- More than 11% of US women report alcohol use during pregnancy.
Why this matters
- There is no known safe level of alcohol consumption during pregnancy.
- Alcohol is a teratogen and can cause miscarriage, stillbirth, and fetal alcohol spectrum disorder.
- Alcohol use during pregnancy is preventable and is a public health concern.
- The Community Preventive Services Task Force recommends screening and brief behavioral counseling in primary care settings for all adults, including pregnant women, ≥18 years of age.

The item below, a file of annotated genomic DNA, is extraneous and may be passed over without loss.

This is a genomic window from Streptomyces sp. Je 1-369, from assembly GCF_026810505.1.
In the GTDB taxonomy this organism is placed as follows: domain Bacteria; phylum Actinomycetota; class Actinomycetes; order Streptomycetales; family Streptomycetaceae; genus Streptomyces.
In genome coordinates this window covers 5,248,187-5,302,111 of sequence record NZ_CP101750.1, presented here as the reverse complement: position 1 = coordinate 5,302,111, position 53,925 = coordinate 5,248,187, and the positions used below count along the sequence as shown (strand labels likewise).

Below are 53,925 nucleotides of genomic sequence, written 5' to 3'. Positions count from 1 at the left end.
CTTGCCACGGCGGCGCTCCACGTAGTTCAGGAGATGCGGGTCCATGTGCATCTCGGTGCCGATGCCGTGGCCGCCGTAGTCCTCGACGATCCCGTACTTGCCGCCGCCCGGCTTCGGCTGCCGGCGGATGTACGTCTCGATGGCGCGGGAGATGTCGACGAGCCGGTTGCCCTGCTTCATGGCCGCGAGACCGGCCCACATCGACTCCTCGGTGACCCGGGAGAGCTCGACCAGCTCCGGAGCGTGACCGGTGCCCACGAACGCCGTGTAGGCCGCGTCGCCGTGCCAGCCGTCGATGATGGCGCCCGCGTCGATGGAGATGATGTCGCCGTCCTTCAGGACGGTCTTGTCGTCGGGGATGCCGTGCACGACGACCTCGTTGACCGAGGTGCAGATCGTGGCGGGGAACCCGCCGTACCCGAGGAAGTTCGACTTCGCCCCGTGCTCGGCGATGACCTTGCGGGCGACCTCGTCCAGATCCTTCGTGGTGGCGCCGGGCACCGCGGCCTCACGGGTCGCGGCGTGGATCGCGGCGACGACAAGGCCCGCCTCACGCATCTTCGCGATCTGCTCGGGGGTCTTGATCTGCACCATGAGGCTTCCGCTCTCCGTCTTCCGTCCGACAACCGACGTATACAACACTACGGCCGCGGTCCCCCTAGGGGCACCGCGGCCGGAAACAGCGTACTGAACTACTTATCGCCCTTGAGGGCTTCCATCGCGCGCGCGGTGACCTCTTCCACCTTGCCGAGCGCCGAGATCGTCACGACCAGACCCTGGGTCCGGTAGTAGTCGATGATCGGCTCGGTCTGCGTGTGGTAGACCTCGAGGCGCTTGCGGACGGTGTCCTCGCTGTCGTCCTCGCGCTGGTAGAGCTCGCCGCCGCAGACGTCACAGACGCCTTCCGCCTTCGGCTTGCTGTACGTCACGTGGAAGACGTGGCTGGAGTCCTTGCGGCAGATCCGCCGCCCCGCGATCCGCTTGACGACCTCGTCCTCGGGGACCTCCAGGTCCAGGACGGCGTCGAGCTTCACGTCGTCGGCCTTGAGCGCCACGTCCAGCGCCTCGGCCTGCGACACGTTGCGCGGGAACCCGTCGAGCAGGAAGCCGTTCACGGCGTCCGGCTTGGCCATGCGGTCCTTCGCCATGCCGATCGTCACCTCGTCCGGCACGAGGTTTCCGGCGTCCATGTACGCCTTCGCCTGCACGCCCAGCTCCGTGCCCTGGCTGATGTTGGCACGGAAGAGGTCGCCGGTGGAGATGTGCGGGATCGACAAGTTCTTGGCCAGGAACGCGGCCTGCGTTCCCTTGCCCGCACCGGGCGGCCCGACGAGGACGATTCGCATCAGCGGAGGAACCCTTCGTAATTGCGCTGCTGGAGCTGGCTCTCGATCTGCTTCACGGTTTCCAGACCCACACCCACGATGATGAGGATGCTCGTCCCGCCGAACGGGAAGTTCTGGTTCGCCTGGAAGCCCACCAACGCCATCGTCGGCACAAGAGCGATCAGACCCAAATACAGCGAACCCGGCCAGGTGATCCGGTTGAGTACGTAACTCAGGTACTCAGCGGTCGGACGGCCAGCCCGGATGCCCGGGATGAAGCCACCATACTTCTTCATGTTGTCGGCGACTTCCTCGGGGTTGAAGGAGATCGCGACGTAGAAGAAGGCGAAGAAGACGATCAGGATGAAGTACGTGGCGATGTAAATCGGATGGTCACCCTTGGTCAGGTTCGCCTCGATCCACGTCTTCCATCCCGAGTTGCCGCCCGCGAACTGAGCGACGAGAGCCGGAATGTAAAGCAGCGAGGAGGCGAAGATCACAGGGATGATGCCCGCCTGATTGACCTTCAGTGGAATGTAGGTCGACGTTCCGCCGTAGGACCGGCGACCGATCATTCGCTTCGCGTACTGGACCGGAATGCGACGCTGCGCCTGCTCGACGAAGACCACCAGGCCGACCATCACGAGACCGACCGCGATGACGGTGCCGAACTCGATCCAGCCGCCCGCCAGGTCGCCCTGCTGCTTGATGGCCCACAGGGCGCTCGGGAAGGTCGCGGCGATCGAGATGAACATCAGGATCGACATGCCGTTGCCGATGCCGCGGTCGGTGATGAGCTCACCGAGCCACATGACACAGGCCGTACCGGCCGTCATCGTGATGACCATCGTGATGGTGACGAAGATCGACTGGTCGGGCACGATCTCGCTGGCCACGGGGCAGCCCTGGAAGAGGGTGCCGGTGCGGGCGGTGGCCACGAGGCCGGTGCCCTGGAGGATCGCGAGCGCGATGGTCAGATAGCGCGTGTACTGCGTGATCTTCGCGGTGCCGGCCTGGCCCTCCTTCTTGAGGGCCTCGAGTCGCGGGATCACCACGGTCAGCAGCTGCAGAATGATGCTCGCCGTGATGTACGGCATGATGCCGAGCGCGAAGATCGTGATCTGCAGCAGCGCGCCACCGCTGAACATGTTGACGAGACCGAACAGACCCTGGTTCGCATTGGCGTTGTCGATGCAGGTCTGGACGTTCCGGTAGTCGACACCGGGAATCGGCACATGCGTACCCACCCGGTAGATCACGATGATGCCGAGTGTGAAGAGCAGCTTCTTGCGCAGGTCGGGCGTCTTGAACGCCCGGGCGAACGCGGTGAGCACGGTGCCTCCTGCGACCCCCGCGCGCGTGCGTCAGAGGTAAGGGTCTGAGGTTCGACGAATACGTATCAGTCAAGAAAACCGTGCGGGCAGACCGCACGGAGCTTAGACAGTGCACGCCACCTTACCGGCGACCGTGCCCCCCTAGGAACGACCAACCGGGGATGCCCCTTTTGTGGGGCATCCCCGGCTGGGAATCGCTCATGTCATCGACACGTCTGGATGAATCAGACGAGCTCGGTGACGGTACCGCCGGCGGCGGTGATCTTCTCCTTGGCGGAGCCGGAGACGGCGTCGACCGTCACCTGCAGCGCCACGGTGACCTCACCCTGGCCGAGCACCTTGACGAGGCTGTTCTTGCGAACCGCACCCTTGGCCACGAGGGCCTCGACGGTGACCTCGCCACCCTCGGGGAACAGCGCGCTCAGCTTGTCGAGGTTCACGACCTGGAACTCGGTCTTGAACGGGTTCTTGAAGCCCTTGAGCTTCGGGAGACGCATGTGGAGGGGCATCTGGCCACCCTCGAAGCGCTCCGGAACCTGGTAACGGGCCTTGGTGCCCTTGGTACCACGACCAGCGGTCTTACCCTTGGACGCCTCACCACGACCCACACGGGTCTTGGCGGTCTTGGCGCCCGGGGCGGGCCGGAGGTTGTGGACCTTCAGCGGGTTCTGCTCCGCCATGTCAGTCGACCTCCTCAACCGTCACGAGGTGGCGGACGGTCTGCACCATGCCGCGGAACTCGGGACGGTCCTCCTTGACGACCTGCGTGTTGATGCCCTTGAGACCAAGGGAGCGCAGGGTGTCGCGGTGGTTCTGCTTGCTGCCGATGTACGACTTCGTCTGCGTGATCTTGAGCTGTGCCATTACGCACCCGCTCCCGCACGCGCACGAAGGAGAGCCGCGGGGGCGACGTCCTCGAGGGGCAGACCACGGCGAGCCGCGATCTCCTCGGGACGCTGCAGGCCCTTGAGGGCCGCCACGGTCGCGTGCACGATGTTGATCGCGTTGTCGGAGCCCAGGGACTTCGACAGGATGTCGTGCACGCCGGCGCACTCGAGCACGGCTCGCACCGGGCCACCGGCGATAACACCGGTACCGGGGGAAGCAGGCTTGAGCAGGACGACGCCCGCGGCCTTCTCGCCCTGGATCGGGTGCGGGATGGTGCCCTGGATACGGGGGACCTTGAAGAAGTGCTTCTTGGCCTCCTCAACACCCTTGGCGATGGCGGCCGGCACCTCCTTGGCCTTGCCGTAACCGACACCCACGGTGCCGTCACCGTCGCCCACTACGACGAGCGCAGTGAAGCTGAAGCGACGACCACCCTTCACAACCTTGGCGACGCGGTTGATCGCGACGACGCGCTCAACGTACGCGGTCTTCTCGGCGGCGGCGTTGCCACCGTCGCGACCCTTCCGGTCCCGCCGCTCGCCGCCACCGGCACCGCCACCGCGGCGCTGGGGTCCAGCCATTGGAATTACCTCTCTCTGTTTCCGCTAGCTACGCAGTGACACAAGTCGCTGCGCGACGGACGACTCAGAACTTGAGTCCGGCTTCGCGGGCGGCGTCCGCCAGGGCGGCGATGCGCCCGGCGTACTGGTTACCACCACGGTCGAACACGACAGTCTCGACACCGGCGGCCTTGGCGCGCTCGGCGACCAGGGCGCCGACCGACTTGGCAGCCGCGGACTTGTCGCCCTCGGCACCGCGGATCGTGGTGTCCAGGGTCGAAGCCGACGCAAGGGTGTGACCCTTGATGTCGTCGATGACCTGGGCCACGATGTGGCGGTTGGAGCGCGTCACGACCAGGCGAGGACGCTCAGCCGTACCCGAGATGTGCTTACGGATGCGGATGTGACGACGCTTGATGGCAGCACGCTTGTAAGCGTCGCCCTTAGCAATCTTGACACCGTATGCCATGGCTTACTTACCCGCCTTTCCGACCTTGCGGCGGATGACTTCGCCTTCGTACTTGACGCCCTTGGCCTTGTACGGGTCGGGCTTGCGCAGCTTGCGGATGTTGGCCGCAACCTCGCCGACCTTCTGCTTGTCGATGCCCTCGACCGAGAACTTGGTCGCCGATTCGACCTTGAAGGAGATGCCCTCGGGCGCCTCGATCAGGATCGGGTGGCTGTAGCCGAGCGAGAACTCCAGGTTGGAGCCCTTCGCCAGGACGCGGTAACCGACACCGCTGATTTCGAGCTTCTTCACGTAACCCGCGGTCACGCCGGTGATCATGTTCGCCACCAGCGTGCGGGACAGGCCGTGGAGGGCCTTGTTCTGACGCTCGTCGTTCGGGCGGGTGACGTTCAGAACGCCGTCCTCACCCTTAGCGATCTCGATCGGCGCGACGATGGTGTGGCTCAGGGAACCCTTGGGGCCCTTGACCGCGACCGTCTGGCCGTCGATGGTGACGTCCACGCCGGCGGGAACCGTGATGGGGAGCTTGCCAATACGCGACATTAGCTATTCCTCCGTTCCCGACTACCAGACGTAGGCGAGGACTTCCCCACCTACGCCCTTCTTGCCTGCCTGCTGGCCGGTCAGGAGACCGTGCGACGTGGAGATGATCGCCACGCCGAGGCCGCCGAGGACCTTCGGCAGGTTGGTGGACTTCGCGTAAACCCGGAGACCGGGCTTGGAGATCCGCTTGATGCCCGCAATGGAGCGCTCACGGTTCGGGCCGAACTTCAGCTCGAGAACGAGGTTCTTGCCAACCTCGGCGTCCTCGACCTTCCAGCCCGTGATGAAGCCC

- The American College of Obstetricians and Gynecologists recommends that pregnant women avoid alcohol use.
- 11.5% of pregnant women reported current drinking (at least 1 alcoholic drink in the past 30 days).
- 3.9% of pregnant women reported binge drinking (≥4 drinks on at least 1 occasion in the past 30 days).
- Unmarried women were more likely to drink during pregnancy compared with married women: 15.2% vs 8.6%; adjusted prevalence ratio, 2.2.
- Population cohort study.
- Cohort taken from 2015 to 2017 data from the Behavioral Risk Factor Surveillance System, a random-digit-dialed landline and cell phone telephone survey for US adults ≥18 years.
- Funding: None disclosed.
- Data are self-reported and subject to recall bias.